The Center for The Urban Future has issued a report – New Tech City – that details NYC’s rapid growth to tech industry pre-eminence in the last few years. However, the report states that that development is hampered by the poor state of Internet infrastructure in the city, citing the lack of availability, bandwidth, and competition.
Here’s the relevant passage, in full.
It’s not difficult to grasp why a strong, reliable broadband infrastructure is absolutely essential for tech companies built around the Internet and mobile technologies. What is surprising is that New York – the world’s media capital – could be behind the curve in having the bandwidth that the city’s tech companies need. Unfortunately, that appears to be the case. Over the course of our interviews for this study, the state of broadband connectivity in the city came up as the second most frequently cited threat to New York’s future growth in the tech sector.
To be sure, we didn’t hear of a single tech company in New York that doesn’t have a broadband connection. And whereas virtually everyone we interviewed noted the challenge in finding talented engineers, bandwidth was cited as a problem by less than half of those we interviewed. However, it came up again and again. “It’s like the elephant in the room is that bandwidth here sucks,” says David Pakman. “You should be able to walk into any building and have at least 150 megabit connection available to you. There has to be ways for the city to construct much better bandwidth availability for start-ups.”
A number of those we interviewed for this report told us that their Internet connection goes down on a relatively consistent basis. Some said that the problem is a lack of redundancy, since only one telecom provider offers high-speed service where they are located. Still others say that they had to abandon plans to relocate to former industrial districts outside of Manhattan that happen to offer inexpensive rents, solely because there is no broadband infrastructure in buildings there.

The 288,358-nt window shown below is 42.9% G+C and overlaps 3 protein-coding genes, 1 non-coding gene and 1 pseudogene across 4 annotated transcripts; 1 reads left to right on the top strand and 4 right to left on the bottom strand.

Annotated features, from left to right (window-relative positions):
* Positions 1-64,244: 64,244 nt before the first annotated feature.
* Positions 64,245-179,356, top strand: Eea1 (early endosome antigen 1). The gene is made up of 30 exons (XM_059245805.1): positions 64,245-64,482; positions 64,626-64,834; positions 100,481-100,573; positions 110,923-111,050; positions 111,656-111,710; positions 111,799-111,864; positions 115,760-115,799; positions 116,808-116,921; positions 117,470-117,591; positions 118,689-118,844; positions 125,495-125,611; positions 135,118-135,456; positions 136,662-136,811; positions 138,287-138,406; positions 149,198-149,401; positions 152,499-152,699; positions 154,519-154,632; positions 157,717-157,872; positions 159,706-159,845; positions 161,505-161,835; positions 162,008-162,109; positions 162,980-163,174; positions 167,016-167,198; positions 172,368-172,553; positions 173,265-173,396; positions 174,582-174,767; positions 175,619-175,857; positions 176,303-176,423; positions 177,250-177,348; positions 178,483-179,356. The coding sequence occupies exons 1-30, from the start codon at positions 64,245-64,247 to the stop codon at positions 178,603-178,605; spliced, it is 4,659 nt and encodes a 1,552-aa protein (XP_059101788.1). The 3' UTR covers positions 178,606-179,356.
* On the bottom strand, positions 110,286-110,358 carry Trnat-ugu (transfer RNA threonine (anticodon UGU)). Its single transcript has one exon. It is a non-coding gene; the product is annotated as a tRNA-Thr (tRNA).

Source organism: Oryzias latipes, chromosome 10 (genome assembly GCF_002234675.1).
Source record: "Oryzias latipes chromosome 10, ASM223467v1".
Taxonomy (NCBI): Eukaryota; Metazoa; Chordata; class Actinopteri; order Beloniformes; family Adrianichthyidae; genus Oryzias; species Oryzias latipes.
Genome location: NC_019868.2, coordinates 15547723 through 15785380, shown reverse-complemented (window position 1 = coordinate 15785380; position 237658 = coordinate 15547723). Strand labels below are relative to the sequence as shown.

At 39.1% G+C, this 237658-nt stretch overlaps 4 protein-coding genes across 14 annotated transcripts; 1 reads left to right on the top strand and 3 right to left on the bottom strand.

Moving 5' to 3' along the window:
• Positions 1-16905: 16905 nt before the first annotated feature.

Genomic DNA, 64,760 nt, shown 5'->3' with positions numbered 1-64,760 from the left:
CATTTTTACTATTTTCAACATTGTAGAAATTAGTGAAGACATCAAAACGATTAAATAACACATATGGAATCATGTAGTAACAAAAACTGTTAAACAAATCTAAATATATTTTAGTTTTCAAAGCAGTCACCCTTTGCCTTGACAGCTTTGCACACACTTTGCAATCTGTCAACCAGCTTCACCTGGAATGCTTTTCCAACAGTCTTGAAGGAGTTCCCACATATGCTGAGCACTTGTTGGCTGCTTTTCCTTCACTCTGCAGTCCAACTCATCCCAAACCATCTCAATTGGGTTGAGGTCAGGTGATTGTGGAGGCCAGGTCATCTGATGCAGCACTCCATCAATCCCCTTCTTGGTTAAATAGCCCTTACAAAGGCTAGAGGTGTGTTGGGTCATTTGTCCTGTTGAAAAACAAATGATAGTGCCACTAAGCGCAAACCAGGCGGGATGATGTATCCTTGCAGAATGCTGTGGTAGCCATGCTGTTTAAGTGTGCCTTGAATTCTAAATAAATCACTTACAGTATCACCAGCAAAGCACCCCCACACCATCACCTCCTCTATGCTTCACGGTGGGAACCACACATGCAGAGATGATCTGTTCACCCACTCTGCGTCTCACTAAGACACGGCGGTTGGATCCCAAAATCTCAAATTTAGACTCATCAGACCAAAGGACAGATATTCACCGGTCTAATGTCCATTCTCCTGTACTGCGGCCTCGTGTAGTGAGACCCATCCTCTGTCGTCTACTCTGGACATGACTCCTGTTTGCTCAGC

“Bandwidth is one of the big, big constraints out there,” says John Borthwick of Betaworks. “It’s really crappy and there is uneven accessibility to bandwidth. I know a lot of our companies complain about this. Even here [at Betworks’ office in the Meatpacking district], we have FIOS in the building, which is good. But we don’t have a backup to it. Time Warner Cable doesn’t pass the building, so there’s no backup. And so if FIOS goes down, which is conceivable for a day, we’re screwed. Hopefully it won’t happen, but there should be redundancy to bandwidth.” Chris Dixon, the co-founder of start-up Hunch, the recommendation engine which was purchased by eBay in November 2011, recently blogged about the problems getting broadband at his company’s office, which is centrally located on 21st Street in the Flatiron district. “Amazingly, one of our biggest challenges being a NYC start-up has been getting reliable Internet access” Dixon wrote in December 2011. “It’s embarrassing how bad Internet access in Manhattan is.” [Chris Dixon, “Getting Broadband in Manhattan,” December 2, 2011.]
While a number of tech companies have a problem with spotty Internet service, another issue is that there are some commercial districts outside of Manhattan where it is still difficult to get a broadband connection, period. This problem is by no means widespread citywide. The gaps are mainly limited to a handful of former industrial neighborhoods – including several along the Brooklyn and Queens waterfront – where the telecommunications infrastructure is roughly 100 years old. Because they were mainly filled with manufacturers who generally weren’t online, telecom carriers like Verizon never saw enough demand to justify the huge upfront cost of building out fiber optic lines to these commercial buildings. And since these districts had few residential customers, the economics never made sense for cable television companies like Time Warner and Cablevision to develop the infrastructure to serve these areas. The Center for an Urban Future’s 2004 report, “New York’s Broadband Gap,” detailed many of these problems.[Jonathan Bowles and Tara Colton, “New York’s Broadband Gap,” Center for an Urban Future, December 2004.]
The problem is that many of these older industrial districts are now appealing neighborhoods for tech start-ups – not to mention graphic design firms, fashion companies and other businesses and artisans – because they tend to offer much more affordable rents than in Manhattan office districts and, in many cases, are in close proximity to areas where many techies live today. But without a fast Internet connection, buildings in these districts become a nonstarter for tech companies. “There is a company I know of that is one of the most exciting new start-ups in NYC,” venture capitalist Fred Wilson blogged recently. “They are locating their new office in the emerging area in Brooklyn between DUMBO, Fort Greene, and the Brooklyn Navy Yard. This is a cool new neighborhood that could be home to a lot of start-ups looking for great workspaces at low rents. But there is no commercial grade Internet service in this neighborhood. Time Warner Cable wants this young start-up to guarantee them $80,000 in revenues so they can afford to dig up the street and lay the cables. That is nuts. We need to wire up this city from Staten Island to the Bronx, from Harlem to Rockaway Beach.” [Fred Wilson, “Talent and Bandwidth,” AVC, January 6, 2011.]